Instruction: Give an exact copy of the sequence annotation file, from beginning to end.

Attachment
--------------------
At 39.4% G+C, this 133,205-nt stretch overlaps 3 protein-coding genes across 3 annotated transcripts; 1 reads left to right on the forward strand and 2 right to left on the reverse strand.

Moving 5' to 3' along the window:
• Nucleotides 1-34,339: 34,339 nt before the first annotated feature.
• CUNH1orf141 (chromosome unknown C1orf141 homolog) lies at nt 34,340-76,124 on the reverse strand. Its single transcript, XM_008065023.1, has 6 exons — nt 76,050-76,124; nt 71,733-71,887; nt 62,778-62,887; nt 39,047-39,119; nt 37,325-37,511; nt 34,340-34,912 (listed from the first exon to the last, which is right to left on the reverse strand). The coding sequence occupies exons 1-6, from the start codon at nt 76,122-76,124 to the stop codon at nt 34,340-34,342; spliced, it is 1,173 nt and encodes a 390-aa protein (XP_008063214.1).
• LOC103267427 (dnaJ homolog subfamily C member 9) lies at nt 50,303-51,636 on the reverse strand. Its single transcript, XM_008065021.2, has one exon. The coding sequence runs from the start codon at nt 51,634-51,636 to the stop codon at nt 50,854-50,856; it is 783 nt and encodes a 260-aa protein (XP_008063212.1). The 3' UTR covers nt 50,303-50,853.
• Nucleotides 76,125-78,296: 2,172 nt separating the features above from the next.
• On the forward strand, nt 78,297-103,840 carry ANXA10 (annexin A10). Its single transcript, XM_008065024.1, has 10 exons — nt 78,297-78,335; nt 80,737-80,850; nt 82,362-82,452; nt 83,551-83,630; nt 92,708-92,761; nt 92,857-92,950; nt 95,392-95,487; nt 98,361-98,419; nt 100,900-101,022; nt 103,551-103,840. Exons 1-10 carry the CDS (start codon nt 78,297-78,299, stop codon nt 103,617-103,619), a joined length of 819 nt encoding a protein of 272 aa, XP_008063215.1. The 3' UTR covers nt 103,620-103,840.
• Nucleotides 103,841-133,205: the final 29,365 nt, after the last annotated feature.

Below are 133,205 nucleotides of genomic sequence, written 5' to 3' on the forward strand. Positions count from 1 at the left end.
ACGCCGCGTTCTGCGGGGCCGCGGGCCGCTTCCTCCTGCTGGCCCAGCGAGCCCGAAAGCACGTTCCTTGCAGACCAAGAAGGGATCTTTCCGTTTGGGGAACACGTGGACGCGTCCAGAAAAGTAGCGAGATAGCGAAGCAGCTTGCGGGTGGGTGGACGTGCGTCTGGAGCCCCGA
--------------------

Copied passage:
At 39.4% G+C, this 133,205-nt stretch overlaps 3 protein-coding genes across 3 annotated transcripts; 1 reads left to right on the forward strand and 2 right to left on the reverse strand.

Moving 5' to 3' along the window:
• Nucleotides 1-34,339: 34,339 nt before the first annotated feature.
• CUNH1orf141 (chromosome unknown C1orf141 homolog) lies at nt 34,340-76,124 on the reverse strand. Its single transcript, XM_008065023.1, has 6 exons — nt 76,050-76,124; nt 71,733-71,887; nt 62,778-62,887; nt 39,047-39,119; nt 37,325-37,511; nt 34,340-34,912 (listed from the first exon to the last, which is right to left on the reverse strand). The coding sequence occupies exons 1-6, from the start codon at nt 76,122-76,124 to the stop codon at nt 34,340-34,342; spliced, it is 1,173 nt and encodes a 390-aa protein (XP_008063214.1).
• LOC103267427 (dnaJ homolog subfamily C member 9) lies at nt 50,303-51,636 on the reverse strand. Its single transcript, XM_008065021.2, has one exon. The coding sequence runs from the start codon at nt 51,634-51,636 to the stop codon at nt 50,854-50,856; it is 783 nt and encodes a 260-aa protein (XP_008063212.1). The 3' UTR covers nt 50,303-50,853.
• Nucleotides 76,125-78,296: 2,172 nt separating the features above from the next.
• On the forward strand, nt 78,297-103,840 carry ANXA10 (annexin A10). Its single transcript, XM_008065024.1, has 10 exons — nt 78,297-78,335; nt 80,737-80,850; nt 82,362-82,452; nt 83,551-83,630; nt 92,708-92,761; nt 92,857-92,950; nt 95,392-95,487; nt 98,361-98,419; nt 100,900-101,022; nt 103,551-103,840. Exons 1-10 carry the CDS (start codon nt 78,297-78,299, stop codon nt 103,617-103,619), a joined length of 819 nt encoding a protein of 272 aa, XP_008063215.1. The 3' UTR covers nt 103,620-103,840.
• Nucleotides 103,841-133,205: the final 29,365 nt, after the last annotated feature.

Below are 133,205 nucleotides of genomic sequence, written 5' to 3' on the forward strand. Positions count from 1 at the left end.
ACGCCGCGTTCTGCGGGGCCGCGGGCCGCTTCCTCCTGCTGGCCCAGCGAGCCCGAAAGCACGTTCCTTGCAGACCAAGAAGGGATCTTTCCGTTTGGGGAACACGTGGACGCGTCCAGAAAAGTAGCGAGATAGCGAAGCAGCTTGCGGGTGGGTGGACGTGCGTCTGGAGCCCCGA